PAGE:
error("-f requires either --rawtoo or -P")     if $filename ne '' && !$rawtooFlag && !$plotFlag;
  error("-P or --rawtoo require -f")             if $filename eq '' && ($rawtooFlag || $plotFlag);
  $subsys=$userSubsys='cm';
}
</pre></div>

Next we define the output routine, with the same base name as that
of our included file.
<p>
The <i>if statement</i> uses collectl's standard idiom for printing headers
based on the number of lines printed and whether or not the user wants only a
single header, no header or even to clear the screen between headers.

<div class=terminal-wide14>
<pre>
sub vmstat
{
  my $line;
  if (printHeader())
  {
    $line= "${cls}#${miniBlanks}procs ---------------memory (KB)--------------- --swaps-- -----io---- --system-- ----cpu-----\n";
    $line.="#$miniDateTime r  b   swpd   free   buff  cache  inact active   si   so    bi    bo   in    cs us sy  id wa\n";
  }
</pre></div>

Next comes the handling of optional date/time prefixes that I stole from
printTerm() in formatit.ph and which can be controlled
by various switch options.  Again, if you have no intent of supporting these
you can even put in error handling in your <i>initialization routine</i>
or simply ignore the switches.

<div class=terminal>
<pre>
  my $datetime='';
  if ($options=~/[dDTm]/)
  {
    ($ss, $mm, $hh, $mday, $mon, $year)=localtime($lastSecs);
    $datetime=sprintf("%02d:%02d:%02d", $hh, $mm, $ss);
    $datetime=sprintf("%02d/%02d %s", $mon+1, $mday, $datetime)                  if $options=~/d/;
    $datetime=sprintf("%04d%02d%02d %s", $year+1900, $mon+1, $mday, $datetime)   if $options=~/D/;
    $datetime.=".$usecs"                                                         if ($options=~/m/);
    $datetime.=" ";
  }
</pre></div>

Here we build the actual output, noting that we're not really printing
anything yet, but rather building up a string (which may contain the header) 
that we will print in one shot.
<div class=terminal-wide14>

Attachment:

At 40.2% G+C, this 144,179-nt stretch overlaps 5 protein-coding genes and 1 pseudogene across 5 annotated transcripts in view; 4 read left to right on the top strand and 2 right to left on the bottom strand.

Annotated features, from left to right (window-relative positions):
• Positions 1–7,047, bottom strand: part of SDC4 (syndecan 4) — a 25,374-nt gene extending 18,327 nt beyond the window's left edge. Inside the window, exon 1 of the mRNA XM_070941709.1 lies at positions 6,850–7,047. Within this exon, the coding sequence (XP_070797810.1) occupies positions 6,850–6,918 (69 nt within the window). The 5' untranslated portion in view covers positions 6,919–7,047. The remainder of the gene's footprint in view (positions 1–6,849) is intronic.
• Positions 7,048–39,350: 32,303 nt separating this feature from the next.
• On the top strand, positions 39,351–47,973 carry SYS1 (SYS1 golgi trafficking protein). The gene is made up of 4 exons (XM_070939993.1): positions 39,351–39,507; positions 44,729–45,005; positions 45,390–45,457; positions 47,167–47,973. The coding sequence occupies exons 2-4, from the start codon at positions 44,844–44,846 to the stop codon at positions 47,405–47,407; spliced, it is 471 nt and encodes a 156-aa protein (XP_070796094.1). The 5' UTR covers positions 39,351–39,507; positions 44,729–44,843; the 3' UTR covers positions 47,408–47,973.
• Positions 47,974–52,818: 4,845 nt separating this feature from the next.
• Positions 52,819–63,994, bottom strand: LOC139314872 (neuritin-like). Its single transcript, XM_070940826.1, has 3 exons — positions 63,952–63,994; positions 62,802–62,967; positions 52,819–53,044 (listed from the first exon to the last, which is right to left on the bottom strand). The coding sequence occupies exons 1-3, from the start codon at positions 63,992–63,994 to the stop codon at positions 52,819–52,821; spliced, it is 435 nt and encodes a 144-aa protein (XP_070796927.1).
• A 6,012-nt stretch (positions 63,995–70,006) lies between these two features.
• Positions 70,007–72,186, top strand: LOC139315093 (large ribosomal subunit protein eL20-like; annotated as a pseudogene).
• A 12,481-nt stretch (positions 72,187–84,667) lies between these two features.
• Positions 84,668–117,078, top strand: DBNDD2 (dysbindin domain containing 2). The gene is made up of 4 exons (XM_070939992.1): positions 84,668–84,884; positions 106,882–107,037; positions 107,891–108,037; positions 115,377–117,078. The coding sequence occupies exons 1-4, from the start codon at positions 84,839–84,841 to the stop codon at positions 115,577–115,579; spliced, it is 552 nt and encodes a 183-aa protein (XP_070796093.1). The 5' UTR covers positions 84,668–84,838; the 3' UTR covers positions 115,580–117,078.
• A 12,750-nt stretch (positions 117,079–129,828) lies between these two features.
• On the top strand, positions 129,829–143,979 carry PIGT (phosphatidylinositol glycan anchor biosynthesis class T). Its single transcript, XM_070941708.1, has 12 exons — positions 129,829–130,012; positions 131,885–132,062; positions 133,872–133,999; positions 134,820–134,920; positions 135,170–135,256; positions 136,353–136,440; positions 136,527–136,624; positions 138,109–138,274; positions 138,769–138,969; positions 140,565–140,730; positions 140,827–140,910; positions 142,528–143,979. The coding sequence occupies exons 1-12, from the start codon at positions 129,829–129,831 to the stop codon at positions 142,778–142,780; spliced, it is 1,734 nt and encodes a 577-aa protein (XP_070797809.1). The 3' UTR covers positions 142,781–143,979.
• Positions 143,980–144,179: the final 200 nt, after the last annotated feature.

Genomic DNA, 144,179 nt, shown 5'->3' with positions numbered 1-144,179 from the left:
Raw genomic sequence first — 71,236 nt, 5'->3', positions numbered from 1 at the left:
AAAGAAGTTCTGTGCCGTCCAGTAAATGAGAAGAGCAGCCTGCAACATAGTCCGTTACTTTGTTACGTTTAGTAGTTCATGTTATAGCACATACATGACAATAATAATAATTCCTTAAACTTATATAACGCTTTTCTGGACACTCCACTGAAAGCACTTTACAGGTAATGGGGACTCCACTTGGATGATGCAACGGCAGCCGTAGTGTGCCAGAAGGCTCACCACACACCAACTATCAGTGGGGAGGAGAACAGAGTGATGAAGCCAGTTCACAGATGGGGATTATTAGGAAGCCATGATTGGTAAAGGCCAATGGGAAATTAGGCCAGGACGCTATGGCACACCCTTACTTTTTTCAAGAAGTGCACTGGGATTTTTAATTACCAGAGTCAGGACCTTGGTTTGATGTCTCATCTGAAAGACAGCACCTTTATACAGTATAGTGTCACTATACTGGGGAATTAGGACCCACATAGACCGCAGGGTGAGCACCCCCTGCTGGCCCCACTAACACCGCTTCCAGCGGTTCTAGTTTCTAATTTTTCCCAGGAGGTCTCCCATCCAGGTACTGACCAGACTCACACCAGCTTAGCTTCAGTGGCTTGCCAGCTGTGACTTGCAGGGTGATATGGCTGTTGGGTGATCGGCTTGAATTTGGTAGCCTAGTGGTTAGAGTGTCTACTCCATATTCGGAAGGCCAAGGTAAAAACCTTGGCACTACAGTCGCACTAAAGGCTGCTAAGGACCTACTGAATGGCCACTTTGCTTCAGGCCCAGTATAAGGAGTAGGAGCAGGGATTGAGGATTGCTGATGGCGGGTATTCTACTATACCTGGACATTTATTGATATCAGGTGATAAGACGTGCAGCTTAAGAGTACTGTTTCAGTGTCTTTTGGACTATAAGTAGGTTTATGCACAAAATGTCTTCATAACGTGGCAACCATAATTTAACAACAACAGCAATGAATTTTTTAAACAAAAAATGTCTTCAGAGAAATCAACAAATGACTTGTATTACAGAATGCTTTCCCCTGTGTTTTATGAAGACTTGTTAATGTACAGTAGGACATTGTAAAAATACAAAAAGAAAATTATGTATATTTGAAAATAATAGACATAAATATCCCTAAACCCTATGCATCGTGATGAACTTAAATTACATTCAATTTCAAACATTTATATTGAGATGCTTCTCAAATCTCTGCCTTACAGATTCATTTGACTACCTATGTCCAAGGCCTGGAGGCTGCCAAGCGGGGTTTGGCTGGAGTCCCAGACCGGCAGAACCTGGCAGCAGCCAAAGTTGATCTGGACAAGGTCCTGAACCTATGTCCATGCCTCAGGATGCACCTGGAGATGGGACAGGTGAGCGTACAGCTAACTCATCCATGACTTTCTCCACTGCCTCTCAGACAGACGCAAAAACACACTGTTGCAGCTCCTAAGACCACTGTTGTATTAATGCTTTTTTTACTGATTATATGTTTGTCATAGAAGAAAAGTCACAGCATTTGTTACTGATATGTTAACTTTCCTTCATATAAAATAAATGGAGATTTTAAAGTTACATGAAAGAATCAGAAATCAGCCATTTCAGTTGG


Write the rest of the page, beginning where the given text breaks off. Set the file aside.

<pre>
  my $i=$NumCpus;
  my $usr=$userP[$i]+$niceP[$i];
  my $sys=$sysP[$i]+$irqP[$i]+$softP[$i]+$stealP[$i];
  $line.=sprintf("%s %2d %2d %6s %6s %6s %6s %6s %6s %4d %4d %5d %5d %4d %5d %2d %2d %3d %2d\n",
                $datetime, $procsRun, $procsBlock,
                cvt($swapUsed,6,1,1),  cvt($memFree,6,1,1),  cvt($memBuf,6,1,1),
                cvt($memCached,6,1,1), cvt($inactive,6,1,1), cvt($active,6,1,1),
                $swapin/$intSecs, $swapout/$intSecs, $pagein/$intSecs, $pageout/$intSecs,
                $intrpt/$intSecs, $ctxt/$intSecs,
                $usr, $sys, $idleP[$i], $waitP[$i]);
</pre></div>

Finally comes the output.  There is actually a lot of latitude here and in this case
we're calling <i>printText()</i> which will send the output to the terminal or over a
socket.  It will not write to a local file as does <i>lexpr</i>, but if you
want to see how to do that, refer to its source.  As with all perl require files, they must
return <i>true</i> and therefore the final line is the digit 1.
<div class=terminal-wide14>
<pre>
  printText($line);
}
1;
</pre></div>

Try running it and you'll see all the pagination and time formats work just as they
do with standard output formats.

<table width=100%><tr><td align=right><i>updated November 9, 2012</i></td></tr></colgroup></table>

</body>
</html>